A while back, I came across a social media post shared by one of my favourite musicians, Kristin Hersh. It was a photo of a sign on a tree that read: “Think that you might be wrong”.
I was reminded of the Dunning–Kruger effect and it made me think about intellectual humility as a way to try and inoculate against it.
The Dunning–Kruger effect is, essentially, a cognitive bias that causes people to overestimate their knowledge or ability, especially in areas they have little to no experience in.
Reminding ourselves, from time to time, that we don’t hold the key to all the truths and knowledge in the universe is not a bad shout, particularly in an age where it’s very easy to end up in an echo chamber swirling in opinions that are similar to ours. The more our positions about things are endorsed by others, the less likely we are to doubt their veracity.
On the flipside, many suffer from the stultifying impact of limiting beliefs and constantly question themselves about whether they have the right instincts, whether they’re smart enough or whether they can put the things they set out to do into action.
I’m interested in the middle ground, where confidence about your ability to get things right and trust that you often do get things right is tempered with leaving the door open for a regular audit of your abilities, beliefs and choices by your mind’s Oversight Committee.
The past few years have felt particularly divisive in terms of political and moral attitudes and, as we’ve seen time and again, the resulting polarisation has often led to catastrophic outcomes.
It is also notable that we live in an age where politicians no longer resign for grave failures or outright misconduct while in public office and the message that this sends out is that there are few (if any) consequences for getting things wrong, whether you do it negligently or wilfully. My concern is that, in turn, this makes us less likely to review and keep challenging our opinions and choices, because we’ll always be able to find someone who endorses our position and, even if that position is - empirically speaking - wrong, there’s no real price to pay.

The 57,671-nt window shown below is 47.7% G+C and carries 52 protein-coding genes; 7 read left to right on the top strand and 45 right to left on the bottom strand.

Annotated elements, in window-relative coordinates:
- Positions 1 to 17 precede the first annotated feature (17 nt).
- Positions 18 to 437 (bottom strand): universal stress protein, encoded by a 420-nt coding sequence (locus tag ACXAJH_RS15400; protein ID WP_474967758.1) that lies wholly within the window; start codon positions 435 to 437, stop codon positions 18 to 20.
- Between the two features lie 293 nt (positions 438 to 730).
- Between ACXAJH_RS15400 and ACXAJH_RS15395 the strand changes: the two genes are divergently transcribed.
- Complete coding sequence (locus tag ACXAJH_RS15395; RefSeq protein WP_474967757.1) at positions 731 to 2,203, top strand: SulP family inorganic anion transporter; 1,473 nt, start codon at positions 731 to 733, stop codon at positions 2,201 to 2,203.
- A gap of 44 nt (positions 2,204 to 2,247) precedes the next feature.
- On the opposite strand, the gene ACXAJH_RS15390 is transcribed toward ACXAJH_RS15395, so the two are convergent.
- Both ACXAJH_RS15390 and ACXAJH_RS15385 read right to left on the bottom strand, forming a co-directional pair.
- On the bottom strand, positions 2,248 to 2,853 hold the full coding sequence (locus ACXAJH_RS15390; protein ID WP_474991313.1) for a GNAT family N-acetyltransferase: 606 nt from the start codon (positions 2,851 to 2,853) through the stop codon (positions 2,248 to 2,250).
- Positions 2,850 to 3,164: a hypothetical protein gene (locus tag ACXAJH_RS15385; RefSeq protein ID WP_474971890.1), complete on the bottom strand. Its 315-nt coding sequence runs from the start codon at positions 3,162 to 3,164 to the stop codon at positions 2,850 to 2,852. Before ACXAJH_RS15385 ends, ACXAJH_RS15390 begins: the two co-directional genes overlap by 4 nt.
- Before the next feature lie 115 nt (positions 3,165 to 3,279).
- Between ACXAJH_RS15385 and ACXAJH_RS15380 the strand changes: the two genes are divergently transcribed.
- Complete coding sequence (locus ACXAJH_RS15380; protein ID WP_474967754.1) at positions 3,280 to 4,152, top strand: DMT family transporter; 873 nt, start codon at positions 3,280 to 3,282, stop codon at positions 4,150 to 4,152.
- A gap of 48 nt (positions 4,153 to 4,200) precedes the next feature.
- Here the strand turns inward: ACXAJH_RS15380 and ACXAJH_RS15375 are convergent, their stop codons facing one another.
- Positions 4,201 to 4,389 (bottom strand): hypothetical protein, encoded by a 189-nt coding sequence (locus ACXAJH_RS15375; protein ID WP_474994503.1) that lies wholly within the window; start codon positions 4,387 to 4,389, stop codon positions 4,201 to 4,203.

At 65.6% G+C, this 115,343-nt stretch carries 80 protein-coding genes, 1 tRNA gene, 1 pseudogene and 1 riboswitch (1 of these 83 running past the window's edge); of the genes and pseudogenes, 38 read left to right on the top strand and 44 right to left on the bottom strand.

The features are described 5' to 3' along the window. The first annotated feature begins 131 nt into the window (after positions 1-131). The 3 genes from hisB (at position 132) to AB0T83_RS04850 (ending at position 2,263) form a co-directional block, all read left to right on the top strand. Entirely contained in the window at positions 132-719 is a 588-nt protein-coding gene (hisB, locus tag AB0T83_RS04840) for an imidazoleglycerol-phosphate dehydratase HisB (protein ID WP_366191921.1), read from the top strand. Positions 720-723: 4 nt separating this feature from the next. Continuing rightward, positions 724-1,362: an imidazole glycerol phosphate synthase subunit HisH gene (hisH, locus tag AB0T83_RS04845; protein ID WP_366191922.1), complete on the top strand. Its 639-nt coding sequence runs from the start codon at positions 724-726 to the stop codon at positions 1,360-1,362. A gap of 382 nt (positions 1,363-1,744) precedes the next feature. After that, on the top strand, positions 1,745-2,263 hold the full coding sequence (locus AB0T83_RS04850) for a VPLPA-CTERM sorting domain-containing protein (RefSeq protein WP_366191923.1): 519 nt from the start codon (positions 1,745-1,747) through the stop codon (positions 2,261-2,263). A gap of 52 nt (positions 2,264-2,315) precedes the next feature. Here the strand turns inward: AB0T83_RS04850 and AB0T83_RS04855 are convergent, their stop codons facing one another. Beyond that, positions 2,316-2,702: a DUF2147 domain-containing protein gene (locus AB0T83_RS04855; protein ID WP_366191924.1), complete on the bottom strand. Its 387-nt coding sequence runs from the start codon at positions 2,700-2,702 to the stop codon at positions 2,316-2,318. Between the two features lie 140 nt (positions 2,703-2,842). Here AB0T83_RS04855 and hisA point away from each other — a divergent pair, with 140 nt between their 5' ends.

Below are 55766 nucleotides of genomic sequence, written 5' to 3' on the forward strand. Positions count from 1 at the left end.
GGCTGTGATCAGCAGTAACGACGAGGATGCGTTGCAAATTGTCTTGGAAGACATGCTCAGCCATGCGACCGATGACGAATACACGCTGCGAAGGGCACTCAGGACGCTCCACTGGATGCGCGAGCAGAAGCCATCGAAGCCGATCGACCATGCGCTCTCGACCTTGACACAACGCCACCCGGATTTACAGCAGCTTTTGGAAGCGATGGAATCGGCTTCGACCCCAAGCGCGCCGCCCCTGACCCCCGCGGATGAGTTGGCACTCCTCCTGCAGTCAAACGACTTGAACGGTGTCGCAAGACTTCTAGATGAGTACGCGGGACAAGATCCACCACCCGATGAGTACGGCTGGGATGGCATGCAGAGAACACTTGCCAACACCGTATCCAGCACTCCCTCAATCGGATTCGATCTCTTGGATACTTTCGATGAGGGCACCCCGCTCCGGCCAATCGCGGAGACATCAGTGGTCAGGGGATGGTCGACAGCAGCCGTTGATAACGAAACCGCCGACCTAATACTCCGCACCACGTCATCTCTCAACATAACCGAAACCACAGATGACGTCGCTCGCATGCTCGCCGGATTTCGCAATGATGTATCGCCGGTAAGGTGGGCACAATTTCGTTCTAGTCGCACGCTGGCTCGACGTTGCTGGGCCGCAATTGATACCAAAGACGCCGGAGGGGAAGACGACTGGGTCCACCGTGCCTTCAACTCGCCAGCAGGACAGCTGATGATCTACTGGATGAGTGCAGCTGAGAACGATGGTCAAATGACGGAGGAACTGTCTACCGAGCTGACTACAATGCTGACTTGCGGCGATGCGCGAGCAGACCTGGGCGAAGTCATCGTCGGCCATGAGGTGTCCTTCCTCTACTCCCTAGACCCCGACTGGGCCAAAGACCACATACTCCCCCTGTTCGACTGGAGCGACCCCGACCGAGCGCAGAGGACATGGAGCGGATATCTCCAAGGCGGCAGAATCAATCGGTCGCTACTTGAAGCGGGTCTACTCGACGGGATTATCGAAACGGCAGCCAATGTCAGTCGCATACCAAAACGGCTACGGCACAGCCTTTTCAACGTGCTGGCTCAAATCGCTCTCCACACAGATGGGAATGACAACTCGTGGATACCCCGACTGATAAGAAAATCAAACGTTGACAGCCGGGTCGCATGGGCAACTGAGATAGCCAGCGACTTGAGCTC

Does it all come down to the individual’s own desire to keep growing and developing? Perhaps. Even then, the algorithms controlling so many aspects of the information we consume nowadays actively seek to suppress divergence from our commitment to one set of perceived truths.
I can understand how one may take comfort in being “unanimous” with oneself. That said, without admitting that you may be wrong about certain things and without allowing for the possibility that those you disagree with the most might still offer an important perspective that sits outside your field of vision, how can you learn and grow?
And, so, whilst I usually avoid making new year’s resolutions, I am taking Kristin Hersh’s post as a push to keep focusing on intellectual humility, the mindset that steers our intellectual conduct and acknowledges our limitations for the sake of pursuing deeper truth and more expansive insight.
A reframe of open-mindedness, if you like.
This isn't about overall humility or having no self-confidence - rather, it's about trusting in your own ability to test the tether of your opinions from time to time. You might be an expert in your field and still be able to learn quite a bit from others.
Keep challenging yourself and your beliefs - where have they come from and how can you be so sure that you don't have a blind spot where they're concerned?
Think that you might be wrong.
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